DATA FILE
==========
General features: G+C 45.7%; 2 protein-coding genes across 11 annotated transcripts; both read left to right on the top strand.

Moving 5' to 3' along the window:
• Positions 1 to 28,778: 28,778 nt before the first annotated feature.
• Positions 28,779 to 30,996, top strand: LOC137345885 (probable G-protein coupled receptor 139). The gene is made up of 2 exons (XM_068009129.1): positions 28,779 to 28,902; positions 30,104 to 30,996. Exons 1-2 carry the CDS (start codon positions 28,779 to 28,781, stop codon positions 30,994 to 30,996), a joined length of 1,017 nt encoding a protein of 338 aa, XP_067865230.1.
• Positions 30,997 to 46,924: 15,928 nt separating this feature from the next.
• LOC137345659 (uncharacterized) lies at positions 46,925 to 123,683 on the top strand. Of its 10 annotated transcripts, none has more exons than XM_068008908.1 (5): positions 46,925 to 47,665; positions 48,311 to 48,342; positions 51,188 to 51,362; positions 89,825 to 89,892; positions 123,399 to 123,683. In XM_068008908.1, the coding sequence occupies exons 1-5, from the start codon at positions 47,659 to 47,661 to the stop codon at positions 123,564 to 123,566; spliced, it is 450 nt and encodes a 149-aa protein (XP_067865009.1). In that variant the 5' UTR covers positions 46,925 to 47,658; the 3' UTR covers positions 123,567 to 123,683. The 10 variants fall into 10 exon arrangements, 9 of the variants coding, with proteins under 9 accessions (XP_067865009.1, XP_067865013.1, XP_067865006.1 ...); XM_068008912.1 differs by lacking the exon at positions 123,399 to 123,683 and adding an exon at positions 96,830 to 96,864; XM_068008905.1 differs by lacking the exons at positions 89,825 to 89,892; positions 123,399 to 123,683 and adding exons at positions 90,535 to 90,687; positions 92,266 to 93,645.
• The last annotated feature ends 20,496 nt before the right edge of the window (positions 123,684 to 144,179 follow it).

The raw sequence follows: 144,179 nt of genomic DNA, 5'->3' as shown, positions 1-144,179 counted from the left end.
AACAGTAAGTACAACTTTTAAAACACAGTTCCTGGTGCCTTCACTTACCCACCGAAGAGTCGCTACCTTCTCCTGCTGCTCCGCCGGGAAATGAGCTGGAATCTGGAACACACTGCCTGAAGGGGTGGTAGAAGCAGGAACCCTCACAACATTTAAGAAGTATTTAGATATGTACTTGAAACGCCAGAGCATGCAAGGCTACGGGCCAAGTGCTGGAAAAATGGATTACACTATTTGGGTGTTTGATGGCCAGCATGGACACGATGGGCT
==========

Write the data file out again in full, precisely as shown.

General features: G+C 45.7%; 2 protein-coding genes across 11 annotated transcripts; both read left to right on the top strand.

Moving 5' to 3' along the window:
• Positions 1 to 28,778: 28,778 nt before the first annotated feature.
• Positions 28,779 to 30,996, top strand: LOC137345885 (probable G-protein coupled receptor 139). The gene is made up of 2 exons (XM_068009129.1): positions 28,779 to 28,902; positions 30,104 to 30,996. Exons 1-2 carry the CDS (start codon positions 28,779 to 28,781, stop codon positions 30,994 to 30,996), a joined length of 1,017 nt encoding a protein of 338 aa, XP_067865230.1.
• Positions 30,997 to 46,924: 15,928 nt separating this feature from the next.
• LOC137345659 (uncharacterized) lies at positions 46,925 to 123,683 on the top strand. Of its 10 annotated transcripts, none has more exons than XM_068008908.1 (5): positions 46,925 to 47,665; positions 48,311 to 48,342; positions 51,188 to 51,362; positions 89,825 to 89,892; positions 123,399 to 123,683. In XM_068008908.1, the coding sequence occupies exons 1-5, from the start codon at positions 47,659 to 47,661 to the stop codon at positions 123,564 to 123,566; spliced, it is 450 nt and encodes a 149-aa protein (XP_067865009.1). In that variant the 5' UTR covers positions 46,925 to 47,658; the 3' UTR covers positions 123,567 to 123,683. The 10 variants fall into 10 exon arrangements, 9 of the variants coding, with proteins under 9 accessions (XP_067865009.1, XP_067865013.1, XP_067865006.1 ...); XM_068008912.1 differs by lacking the exon at positions 123,399 to 123,683 and adding an exon at positions 96,830 to 96,864; XM_068008905.1 differs by lacking the exons at positions 89,825 to 89,892; positions 123,399 to 123,683 and adding exons at positions 90,535 to 90,687; positions 92,266 to 93,645.
• The last annotated feature ends 20,496 nt before the right edge of the window (positions 123,684 to 144,179 follow it).

The raw sequence follows: 144,179 nt of genomic DNA, 5'->3' as shown, positions 1-144,179 counted from the left end.
AACAGTAAGTACAACTTTTAAAACACAGTTCCTGGTGCCTTCACTTACCCACCGAAGAGTCGCTACCTTCTCCTGCTGCTCCGCCGGGAAATGAGCTGGAATCTGGAACACACTGCCTGAAGGGGTGGTAGAAGCAGGAACCCTCACAACATTTAAGAAGTATTTAGATATGTACTTGAAACGCCAGAGCATGCAAGGCTACGGGCCAAGTGCTGGAAAAATGGATTACACTATTTGGGTGTTTGATGGCCAGCATGGACACGATGGGCT